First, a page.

Byron Masterpiece Makes Market Debut

By Ryan Ellem on Feb 05 2018

Byron Bay’s finest residence has come to market
for the first time as interest in the Northern Rivers
hamlet lifted the town’s median price
by nearly 40 per cent in 2017.

Marketing figure and hotel investor Peter Mattick
and his wife Pam are selling Australia’s most
easterly, beach-facing residence through
LJ Hooker Byron Bay Director Liam Annesley.
Offers are being sought between $18-$20 million.

The Matticks bought 41 Marine Parade at
Wategos Beach in 2003. At the time, the couple
bought the 810sqm site for its holiday location
rather than embellishments.
A simple ‘whale watcher’s’ cottage
erected for government documentation
of the mammal’s coastal migrations.

“Having the beach directly out the front
and removed from the town centre,
it was just an idyllic location,” said Mr Mattick.

“But, as the children got into their teens,
they wanted their own rooms,
and it was very basic to begin with.
So, we decided to knock it down
and build something special where we
could entertain friends and colleagues.”

Today, 41 Marine Parade is still fondly
referred to as ‘Whale Watcher’s’,
but award-winning architect
Timothy Moon’s current statement
is far from the original.

“He (Moon) was known for designing
durable homes with aesthetic appeal.
We were confident he’d create
something that took advantage of
the site’s outlook while in keeping
with the neighbouring national park.”’
The design maximises the bay vista
from nearly every room. The rear bedroom
looks up to the historic lighthouse
paying homage to the site’s original purpose.

The whims of playful dolphins and
migrating whales beyond the ocean swell
a captivating right to left motion afforded
by the home’s orientation
offers a unique viewing pleasure.

“Having a drink in the bar in the afternoon
and looking out at the bay,
watching the marine life and surfers,
is one of my favourite things to do,”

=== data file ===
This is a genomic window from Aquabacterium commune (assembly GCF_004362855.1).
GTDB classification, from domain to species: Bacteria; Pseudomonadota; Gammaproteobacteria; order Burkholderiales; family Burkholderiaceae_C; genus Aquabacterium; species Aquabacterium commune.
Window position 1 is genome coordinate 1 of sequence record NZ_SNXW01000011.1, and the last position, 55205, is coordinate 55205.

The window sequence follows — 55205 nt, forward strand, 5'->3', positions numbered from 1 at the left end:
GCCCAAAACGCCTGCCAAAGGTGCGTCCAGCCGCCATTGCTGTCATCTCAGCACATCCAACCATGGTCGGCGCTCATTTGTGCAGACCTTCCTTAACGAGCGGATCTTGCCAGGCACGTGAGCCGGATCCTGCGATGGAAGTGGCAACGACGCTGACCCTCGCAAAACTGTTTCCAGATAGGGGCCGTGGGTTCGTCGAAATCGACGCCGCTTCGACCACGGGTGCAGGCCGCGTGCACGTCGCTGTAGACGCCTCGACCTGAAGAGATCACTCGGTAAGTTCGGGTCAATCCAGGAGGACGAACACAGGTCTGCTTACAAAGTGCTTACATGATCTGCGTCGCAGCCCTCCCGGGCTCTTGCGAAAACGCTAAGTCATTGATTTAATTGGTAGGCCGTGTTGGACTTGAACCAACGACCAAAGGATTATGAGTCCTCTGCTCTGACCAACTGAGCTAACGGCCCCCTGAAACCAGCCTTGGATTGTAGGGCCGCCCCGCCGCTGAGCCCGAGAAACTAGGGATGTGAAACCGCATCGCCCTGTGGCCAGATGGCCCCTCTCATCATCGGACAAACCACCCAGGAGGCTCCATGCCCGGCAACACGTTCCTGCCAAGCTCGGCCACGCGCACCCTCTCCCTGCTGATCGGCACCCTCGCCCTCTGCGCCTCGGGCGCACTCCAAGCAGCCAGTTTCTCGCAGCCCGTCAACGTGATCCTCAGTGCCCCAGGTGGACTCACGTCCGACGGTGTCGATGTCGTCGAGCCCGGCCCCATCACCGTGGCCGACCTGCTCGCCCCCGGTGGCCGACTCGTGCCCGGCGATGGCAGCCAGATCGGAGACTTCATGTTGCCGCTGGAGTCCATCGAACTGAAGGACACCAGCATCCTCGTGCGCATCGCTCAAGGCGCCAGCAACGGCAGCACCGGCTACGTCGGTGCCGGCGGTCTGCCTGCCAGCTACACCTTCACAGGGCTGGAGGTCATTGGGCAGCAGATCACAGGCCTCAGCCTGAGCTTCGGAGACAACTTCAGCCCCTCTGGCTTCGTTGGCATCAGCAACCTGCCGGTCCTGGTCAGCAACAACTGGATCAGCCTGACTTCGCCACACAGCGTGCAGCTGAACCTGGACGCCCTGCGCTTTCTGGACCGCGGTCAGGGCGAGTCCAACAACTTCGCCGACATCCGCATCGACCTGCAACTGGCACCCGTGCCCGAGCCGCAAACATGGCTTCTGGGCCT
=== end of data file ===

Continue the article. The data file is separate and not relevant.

said Mr Mattick.  

Sought-after Northern Rivers builder
Lyle Le Sueur oversaw a meticulous
two-year construction.
The Mount Warning caldera
part of the panorama offered at the home
has scattered the region with rich mineral
deposits, some of which were incorporated
in the build.

Basalt stone from Alstonville adorn
double brick walls while copper cladding
offer a rustic charm to the contemporary
design, providing protection from the sea air
and sub-tropical sun which envelope
the property. Soaring timber ceilings
up to 5.5 metres in the main living room
offer grand spaces for residents and guests.
The Matticks also lease a 302sqm
public parcel bordering the property
from Byron Shire Council.

The couple have beautified the parcel
with Pandanus trees and ground cover
which add further privacy to the property.

Wide spotted gum floorboards are
throughout the upper level floor,
linking three of the four bedrooms,
all of which have ensuites.

The main bedroom is set on a mezzanine,
with views directly out to the bay,
while its ensuite has direct access to the pool.

The Matticks’ children now have their
own families, careers and business interests,
making it more difficult for the family
to enjoy Whale Watchers collectively.

Mrs Mattick said: “It’s been a wonderful
place for us, but it’s now time for
another family to enjoy it”.
Amongst a range of features,
the house includes:

  • Executive ‘intelligent house’
    appointments with C-Bus
    control system and ‘back to base’
    security system and data room;
  • A suite of entertaining features
    including a cellar, outdoor audio,
    European stove and butler’s pantry
    and service room fitted with
    stainless steel benchtops and
    separate staff amenities;
  • Beach access with security code;
  • Tradesmen entrance to plant and pump room.

Comparable holiday homes in Byron Bay
command $30,000 per week during
the peak season, according to Mr Annesley.